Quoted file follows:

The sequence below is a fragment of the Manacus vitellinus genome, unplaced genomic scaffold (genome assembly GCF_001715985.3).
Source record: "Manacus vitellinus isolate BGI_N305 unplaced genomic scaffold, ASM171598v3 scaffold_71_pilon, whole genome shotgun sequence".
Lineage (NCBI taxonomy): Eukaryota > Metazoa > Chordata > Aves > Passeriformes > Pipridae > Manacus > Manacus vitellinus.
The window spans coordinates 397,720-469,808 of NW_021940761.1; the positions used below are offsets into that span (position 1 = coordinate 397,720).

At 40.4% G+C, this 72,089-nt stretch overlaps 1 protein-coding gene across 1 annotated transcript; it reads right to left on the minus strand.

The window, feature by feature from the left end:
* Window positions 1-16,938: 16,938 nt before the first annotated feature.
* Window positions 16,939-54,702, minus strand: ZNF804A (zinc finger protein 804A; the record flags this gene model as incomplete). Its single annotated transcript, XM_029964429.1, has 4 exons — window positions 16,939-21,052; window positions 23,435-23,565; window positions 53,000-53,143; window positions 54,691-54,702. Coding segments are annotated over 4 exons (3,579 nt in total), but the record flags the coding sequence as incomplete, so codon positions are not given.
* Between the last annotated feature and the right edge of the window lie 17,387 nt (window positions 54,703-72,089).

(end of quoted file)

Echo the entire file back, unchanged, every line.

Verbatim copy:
The sequence below is a fragment of the Manacus vitellinus genome, unplaced genomic scaffold (genome assembly GCF_001715985.3).
Source record: "Manacus vitellinus isolate BGI_N305 unplaced genomic scaffold, ASM171598v3 scaffold_71_pilon, whole genome shotgun sequence".
Lineage (NCBI taxonomy): Eukaryota > Metazoa > Chordata > Aves > Passeriformes > Pipridae > Manacus > Manacus vitellinus.
The window spans coordinates 397,720-469,808 of NW_021940761.1; the positions used below are offsets into that span (position 1 = coordinate 397,720).

At 40.4% G+C, this 72,089-nt stretch overlaps 1 protein-coding gene across 1 annotated transcript; it reads right to left on the minus strand.

The window, feature by feature from the left end:
* Window positions 1-16,938: 16,938 nt before the first annotated feature.
* Window positions 16,939-54,702, minus strand: ZNF804A (zinc finger protein 804A; the record flags this gene model as incomplete). Its single annotated transcript, XM_029964429.1, has 4 exons — window positions 16,939-21,052; window positions 23,435-23,565; window positions 53,000-53,143; window positions 54,691-54,702. Coding segments are annotated over 4 exons (3,579 nt in total), but the record flags the coding sequence as incomplete, so codon positions are not given.
* Between the last annotated feature and the right edge of the window lie 17,387 nt (window positions 54,703-72,089).